MANAGED CARE March 2011. ©MediMedia USA
A new study that looked at the effect of an antibiotic restriction program (ARP) on length of hospital stay found a yearly saving of $122,550, based on an individual saving of $943 over the six-month study period. That’s good news for health plans and hospitals that look to limit readmissions and seek to lower morbidity and mortality rates.
Researchers at the Baylor College of Medicine compared the antibiotic utilization in the treatment of community-acquired pneumonia (CAP) before and after initiation of the ARP and evaluated the association between the ARP, the length of hospital stay, the overall cost in patients with CAP, and the complications arising from the disease.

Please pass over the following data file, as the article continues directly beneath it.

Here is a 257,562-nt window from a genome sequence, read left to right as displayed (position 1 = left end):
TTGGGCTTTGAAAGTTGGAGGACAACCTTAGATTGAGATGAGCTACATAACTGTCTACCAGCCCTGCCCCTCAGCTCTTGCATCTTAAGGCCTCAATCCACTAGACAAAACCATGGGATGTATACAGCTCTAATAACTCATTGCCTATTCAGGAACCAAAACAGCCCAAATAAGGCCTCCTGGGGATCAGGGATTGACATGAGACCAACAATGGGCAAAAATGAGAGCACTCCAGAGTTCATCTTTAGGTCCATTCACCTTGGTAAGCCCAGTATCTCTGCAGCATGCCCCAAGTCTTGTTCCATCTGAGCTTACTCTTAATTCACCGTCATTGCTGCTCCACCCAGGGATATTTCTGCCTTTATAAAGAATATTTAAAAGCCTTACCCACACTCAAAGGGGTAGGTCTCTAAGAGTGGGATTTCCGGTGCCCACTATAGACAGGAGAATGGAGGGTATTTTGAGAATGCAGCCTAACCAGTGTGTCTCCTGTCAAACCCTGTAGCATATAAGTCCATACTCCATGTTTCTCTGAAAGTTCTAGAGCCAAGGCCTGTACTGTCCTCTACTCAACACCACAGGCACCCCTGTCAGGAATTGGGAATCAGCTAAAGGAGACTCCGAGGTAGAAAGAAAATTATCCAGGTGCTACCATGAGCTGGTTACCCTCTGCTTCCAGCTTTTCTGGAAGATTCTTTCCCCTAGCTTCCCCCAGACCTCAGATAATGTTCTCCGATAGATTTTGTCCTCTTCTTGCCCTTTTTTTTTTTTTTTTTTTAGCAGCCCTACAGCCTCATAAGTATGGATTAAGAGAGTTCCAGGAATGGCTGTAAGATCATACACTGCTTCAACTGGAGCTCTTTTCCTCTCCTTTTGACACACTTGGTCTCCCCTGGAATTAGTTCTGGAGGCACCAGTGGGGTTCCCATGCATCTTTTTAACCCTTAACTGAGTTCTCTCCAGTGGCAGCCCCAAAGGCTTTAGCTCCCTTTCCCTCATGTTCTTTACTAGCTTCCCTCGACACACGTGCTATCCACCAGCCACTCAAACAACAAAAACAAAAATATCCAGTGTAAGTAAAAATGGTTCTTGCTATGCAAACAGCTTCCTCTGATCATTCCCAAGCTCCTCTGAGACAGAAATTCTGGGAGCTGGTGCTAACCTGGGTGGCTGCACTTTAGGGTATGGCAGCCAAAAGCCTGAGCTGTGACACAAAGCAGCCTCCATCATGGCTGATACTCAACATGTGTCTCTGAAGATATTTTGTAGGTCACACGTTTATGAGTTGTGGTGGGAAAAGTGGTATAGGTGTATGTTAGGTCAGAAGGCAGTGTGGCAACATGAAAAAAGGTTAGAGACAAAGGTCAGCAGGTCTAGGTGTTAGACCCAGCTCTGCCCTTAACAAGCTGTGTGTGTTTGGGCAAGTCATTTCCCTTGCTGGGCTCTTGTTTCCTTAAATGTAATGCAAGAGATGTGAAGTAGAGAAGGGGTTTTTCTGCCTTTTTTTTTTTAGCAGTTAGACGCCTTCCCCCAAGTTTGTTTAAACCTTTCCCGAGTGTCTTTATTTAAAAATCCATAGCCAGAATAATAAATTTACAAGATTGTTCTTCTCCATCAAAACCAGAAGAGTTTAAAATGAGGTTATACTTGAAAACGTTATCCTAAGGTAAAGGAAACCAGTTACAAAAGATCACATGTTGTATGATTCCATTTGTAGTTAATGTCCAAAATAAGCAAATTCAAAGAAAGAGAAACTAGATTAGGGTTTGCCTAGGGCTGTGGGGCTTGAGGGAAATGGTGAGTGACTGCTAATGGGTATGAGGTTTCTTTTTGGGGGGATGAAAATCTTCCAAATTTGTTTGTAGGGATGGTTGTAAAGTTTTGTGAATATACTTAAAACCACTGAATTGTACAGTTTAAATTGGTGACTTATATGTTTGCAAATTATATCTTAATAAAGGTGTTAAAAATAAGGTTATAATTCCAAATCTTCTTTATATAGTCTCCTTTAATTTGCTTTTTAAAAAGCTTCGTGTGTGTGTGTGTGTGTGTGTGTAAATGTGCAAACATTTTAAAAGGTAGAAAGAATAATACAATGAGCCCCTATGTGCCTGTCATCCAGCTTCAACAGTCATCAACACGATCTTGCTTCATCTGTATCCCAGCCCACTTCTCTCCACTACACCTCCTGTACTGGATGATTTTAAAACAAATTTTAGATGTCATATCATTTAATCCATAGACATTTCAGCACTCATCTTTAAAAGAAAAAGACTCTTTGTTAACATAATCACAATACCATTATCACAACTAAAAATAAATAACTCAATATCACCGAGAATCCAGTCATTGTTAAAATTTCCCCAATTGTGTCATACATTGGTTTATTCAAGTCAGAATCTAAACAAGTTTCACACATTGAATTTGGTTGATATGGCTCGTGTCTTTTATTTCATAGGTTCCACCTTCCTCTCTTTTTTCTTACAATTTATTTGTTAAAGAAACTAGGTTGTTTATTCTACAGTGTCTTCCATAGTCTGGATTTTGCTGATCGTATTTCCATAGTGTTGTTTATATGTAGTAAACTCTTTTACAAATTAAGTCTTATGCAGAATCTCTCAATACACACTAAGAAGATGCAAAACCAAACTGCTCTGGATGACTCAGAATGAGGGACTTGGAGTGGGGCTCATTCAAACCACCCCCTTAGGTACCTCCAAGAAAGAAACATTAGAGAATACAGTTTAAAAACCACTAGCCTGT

Research suggests that inappropriate use of antibiotics to treat CAP has been associated with higher morbidity and mortality rates.
Baylor researchers observed significant reductions in antibiotic use and the mean length of stay when comparing patients during a six-month period prior to the ARP implementation with a six-month period after ARP implementation. The ARP resulted in a 57 percent reduction in the use of restricted antibiotics. Out of a total of 132 antibiotics that were ordered to treat CAP in the pre-ARP period, 28 were restricted (21.2 percent).
However, the number of restricted antibiotics ordered was reduced to 12 out of 114 after ARP was implemented. Mean length of stay was also reduced in the post-ARP period — from 7.6 days to 5.8 days. In addition, the researchers report that although not statistically significant, the 30-day readmission rates declined from 16.9 to 6.2 percent.